Breathe

Midnight Oil

The Work Group, 1996

http://www.midnightoil.com

REVIEW BY: Sean McCarthy

ORIGINALLY PUBLISHED: 12/14/1997

Throughout its 20 year career, Midnight Oil has always managed to weave through different trends of music and make it their own. Their Blue Sky Mining masterpiece hinted at the direction U2 took when they made The Joshua Tree. Their 1993 release, Earth And Sun And Moon followed the 'stripped down, minimalist' trend followed by such bands as Nirvana and Pavement. They retained much of their signiature sound, so they never appeared to "sell out" each time they shifted musical directions.

Enter 1996. While Midnight Oil's fanbase has remained strong, they haven't had a huge hit since their 1988 single, "Beds Are Burning." With their move to the Work label, pressure on a new album was minimal. What resulted was probably the most radical departure of the band's career. Part Achtung, Baby, part Sandinista! and mostly Midnight Oil, Breathe threw a lot of people off when it came out. Even I was a bit worried when I saw the liner notes. In the "special thanks" column, the Oils thanked producer Malcolm Burn for his "approach and sensibility."

"Underwater," the first track, opens with a scratchy, muffled guitar chord. The most radio-friendly track of the bunch, lead singer Peter Garrett widens his vocal range on this track while Jim Moginie and Martin Rotsey expand their guitar skills. The preachy lyrics of some of their earlier works are still present, but on "Underwater," a more optimistic tone is present. "No one can make her/no one can break her down," Garrett sings in that track. That tone is picked up on the next track, "Surf's Up Tonight."my_heart_sings_the_harmony_web_ad_alt_250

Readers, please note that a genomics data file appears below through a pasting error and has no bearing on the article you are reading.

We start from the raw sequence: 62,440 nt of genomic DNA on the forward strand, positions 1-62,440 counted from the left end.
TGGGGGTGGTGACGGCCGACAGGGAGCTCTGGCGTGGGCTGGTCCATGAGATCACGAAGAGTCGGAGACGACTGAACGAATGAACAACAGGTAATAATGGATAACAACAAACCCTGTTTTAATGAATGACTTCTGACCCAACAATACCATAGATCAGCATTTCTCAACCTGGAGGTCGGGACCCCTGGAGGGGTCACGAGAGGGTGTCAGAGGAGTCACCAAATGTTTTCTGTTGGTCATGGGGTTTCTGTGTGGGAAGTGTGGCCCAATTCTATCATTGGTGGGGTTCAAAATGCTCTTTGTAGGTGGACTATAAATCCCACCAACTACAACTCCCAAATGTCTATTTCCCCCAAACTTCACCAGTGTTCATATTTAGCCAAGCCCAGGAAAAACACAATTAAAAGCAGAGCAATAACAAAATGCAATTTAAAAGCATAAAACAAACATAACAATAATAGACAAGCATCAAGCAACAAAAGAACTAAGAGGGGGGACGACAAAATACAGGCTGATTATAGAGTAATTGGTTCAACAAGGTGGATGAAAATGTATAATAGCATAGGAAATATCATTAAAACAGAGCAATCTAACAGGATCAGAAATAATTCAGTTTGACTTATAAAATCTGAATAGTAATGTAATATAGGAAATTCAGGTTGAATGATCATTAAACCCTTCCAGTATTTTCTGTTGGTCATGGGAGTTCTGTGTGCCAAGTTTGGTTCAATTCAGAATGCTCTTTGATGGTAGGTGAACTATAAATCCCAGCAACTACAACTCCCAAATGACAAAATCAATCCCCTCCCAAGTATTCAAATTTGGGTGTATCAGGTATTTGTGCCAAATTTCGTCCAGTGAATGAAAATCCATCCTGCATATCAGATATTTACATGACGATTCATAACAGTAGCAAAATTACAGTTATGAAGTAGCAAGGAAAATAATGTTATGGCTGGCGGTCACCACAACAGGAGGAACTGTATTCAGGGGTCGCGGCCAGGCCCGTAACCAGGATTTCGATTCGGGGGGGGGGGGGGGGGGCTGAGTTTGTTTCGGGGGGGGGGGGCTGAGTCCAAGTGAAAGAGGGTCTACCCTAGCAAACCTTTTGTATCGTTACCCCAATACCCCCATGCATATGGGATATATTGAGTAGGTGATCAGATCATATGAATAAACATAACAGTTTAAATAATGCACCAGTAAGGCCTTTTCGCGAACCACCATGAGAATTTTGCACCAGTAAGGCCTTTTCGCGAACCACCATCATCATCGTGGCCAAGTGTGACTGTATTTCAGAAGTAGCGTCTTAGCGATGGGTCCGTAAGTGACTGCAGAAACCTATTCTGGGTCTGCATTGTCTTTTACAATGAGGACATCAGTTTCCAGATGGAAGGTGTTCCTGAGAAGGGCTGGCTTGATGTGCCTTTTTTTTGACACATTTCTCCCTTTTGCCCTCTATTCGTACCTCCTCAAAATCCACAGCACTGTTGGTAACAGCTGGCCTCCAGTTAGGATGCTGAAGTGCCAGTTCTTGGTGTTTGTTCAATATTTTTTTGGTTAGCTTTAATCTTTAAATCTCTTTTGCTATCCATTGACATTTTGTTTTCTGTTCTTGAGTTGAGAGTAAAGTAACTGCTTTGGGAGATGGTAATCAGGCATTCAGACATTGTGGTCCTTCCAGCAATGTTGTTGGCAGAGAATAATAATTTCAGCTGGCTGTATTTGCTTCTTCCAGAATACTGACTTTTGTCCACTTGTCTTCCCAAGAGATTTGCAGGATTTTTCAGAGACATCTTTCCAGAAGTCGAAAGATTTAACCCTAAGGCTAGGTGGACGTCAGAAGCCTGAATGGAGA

Malcom Burn may not be the first choice you would think of as a producer, but the two worked together perfectly on Breathe. He made Patti Smith's grief turn into a beautiful album that year with Gone Again. In Breathe, Burn seemed to push the Oils into taking every risk they thought necessary. That includes instrumental jammers, countryish ballads and even a guest vocal slot by Emmylou Harris.

The country toned "One Too Many Times" will no doubt take a couple of listens to get familiar with. Coming from a band who released an album called Head Injuries and has produced some of the most intense, urgent music of the 80s, it's an unexpected turn for the band, but it works. As does "Home," a beautiful ballad that is able to fit two very distinct voices in rock, Emmylou Harris and Peter Garrett into a very organic ballad.

The familiar Midight Oil returns with "E-Beat," an anthematic call for stating anew. "Gonna make amends for the things we've said/I hope that you understand me," Garrett pleads. Drummer Rob Hirst makes the song even more memorable with his rock steady sense of timing.

Breathe mixes acoustic and electrical guitar throughout the entire album. Though this may not seem too remarkable, it's Midnight Oil's most acoustic album of their career. It is also their most demanding album for a fan to listen to. The album has no instantly hummable tunes as they have accomplished on albums like 10,9,8,7,6,5,4,3,2,1 or Diesel And Dust. It takes a couple of quiet evenings to get acquainted with the changes Midnight Oil went through in making Breathe, but it's personalable enough to merit repeated listens.

"Bring on the Change" couldn't have been a more appropriate song title for Breathe. Though old school fans may have trouble adjusting to their new style, Midnight Oil refuses to backtrack to their earlier formulas. For a band that has been around for over two decades, Breathe makes its mark by breaking new ground. They have gone through another departure with the confidence of a seasoned band that has made its mark by their blazing live shows. Now, if their next album is a techno album produced by Puff Daddy, fans have a right to worry. Until that moment comes, give Breathe a couple spins and find a band that is still going strong.

Rating: B+

User Rating: Not Yet Rated


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© 1997 Sean McCarthy and The Daily Vault. All rights reserved. Review or any portion may not be reproduced without written permission. Cover art is the intellectual property of The Work Group, and is used for informational purposes only.